Residents of Brighton, Inverness and Wolverhampton were told they had beaten 36 other towns to become cities just before Christmas.
Though the title of city confers no additional powers, council leaders hope the honour, bestowed by the Queen as part of millennium celebrations, will attract extra investment.
Wolverhampton MBC leader Norman Davies said: 'Other towns which have become cities have recognised it has made a difference. We believe it will bring even greater awareness of the existence of Wolverhampton. We have always worked hard to attract inward investment and business leaders believe it will help them.'
Brighton & Hove Council said the campaign for city status was a 'profile-raising exercise'.
'It gave us an opportunity to tell people about the talents we have in Brighton & Hove, particularly in new media and technology. A lot of people see us as a little seaside resort and don't know a lot more about us. We have two universities turning out talented people and if people know about that then we're more likely to get extra investment,' a spokesman said.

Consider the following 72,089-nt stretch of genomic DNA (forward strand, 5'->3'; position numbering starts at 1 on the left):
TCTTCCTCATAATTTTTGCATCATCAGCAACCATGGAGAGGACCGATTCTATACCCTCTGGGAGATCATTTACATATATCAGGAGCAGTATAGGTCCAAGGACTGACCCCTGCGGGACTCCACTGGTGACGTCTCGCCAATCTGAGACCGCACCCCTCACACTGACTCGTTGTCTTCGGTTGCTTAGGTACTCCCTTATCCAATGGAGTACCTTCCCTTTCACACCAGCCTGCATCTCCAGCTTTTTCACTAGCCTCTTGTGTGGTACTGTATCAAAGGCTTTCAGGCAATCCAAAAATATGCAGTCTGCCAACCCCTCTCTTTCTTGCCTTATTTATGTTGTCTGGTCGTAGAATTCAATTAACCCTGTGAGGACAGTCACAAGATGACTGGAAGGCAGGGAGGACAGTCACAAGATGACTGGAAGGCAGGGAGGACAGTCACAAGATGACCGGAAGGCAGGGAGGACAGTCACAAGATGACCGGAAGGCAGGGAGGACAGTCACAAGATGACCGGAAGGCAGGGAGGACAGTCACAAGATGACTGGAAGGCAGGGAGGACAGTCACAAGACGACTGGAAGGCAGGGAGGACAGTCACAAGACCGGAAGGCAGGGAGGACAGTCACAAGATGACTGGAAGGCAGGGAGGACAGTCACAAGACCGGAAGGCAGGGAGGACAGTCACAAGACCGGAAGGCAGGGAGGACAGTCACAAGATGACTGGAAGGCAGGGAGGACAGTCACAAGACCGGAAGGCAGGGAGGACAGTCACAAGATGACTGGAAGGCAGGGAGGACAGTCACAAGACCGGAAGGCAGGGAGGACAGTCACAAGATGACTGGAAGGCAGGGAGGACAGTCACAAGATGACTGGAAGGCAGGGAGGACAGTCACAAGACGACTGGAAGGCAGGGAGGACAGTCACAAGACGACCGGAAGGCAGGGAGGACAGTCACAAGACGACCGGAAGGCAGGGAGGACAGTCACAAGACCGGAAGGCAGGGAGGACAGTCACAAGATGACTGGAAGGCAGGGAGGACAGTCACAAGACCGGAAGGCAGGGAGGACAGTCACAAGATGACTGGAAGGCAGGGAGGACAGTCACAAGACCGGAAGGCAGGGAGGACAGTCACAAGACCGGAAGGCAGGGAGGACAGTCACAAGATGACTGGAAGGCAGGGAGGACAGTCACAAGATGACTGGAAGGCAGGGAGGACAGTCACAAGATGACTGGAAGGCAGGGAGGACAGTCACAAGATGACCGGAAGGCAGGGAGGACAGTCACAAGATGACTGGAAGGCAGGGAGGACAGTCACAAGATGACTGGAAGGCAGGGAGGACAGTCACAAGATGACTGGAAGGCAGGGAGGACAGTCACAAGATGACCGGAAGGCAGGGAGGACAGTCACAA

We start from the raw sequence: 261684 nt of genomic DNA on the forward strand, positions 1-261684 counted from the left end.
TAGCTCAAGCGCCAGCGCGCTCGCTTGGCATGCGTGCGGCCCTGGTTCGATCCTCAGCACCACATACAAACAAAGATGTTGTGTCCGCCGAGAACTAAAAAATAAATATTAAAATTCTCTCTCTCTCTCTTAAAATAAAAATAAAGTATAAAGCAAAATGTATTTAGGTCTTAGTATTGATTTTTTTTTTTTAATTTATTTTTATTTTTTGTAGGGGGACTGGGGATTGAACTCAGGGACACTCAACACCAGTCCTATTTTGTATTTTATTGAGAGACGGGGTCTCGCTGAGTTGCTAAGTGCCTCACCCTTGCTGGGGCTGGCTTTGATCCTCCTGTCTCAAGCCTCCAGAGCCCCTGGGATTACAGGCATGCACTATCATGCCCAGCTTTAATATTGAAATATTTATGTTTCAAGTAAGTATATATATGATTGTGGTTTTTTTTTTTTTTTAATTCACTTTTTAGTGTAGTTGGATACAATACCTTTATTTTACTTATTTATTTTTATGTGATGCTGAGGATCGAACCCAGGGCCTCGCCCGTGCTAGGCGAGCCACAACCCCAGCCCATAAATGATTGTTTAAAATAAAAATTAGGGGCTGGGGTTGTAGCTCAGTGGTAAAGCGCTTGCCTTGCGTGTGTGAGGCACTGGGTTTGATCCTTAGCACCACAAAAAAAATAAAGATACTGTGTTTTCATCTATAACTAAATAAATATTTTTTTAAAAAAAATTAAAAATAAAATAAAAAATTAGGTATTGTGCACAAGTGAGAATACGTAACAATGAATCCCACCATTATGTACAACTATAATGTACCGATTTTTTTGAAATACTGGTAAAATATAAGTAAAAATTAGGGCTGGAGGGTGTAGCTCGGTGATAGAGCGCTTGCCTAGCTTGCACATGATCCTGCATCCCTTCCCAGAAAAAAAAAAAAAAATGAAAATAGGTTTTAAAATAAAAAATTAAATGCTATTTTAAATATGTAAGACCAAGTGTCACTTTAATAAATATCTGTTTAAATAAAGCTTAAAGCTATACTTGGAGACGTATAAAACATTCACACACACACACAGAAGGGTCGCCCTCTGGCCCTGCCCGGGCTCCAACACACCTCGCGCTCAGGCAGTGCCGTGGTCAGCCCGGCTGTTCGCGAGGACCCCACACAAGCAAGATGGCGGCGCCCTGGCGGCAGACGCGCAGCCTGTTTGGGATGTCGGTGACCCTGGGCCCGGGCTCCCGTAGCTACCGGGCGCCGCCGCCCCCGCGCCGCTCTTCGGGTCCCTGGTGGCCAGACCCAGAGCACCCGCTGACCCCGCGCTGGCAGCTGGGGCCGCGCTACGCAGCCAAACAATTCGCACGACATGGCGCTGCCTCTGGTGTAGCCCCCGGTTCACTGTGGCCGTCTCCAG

Sunderland, which was granted city status in 1992, said it had brought nothing but benefit to the area.
Chief executive Colin Sinclair said: 'Over the past eight years Sunderland has transformed its image, building upon its rich industrial heritage to become a forward-looking city.'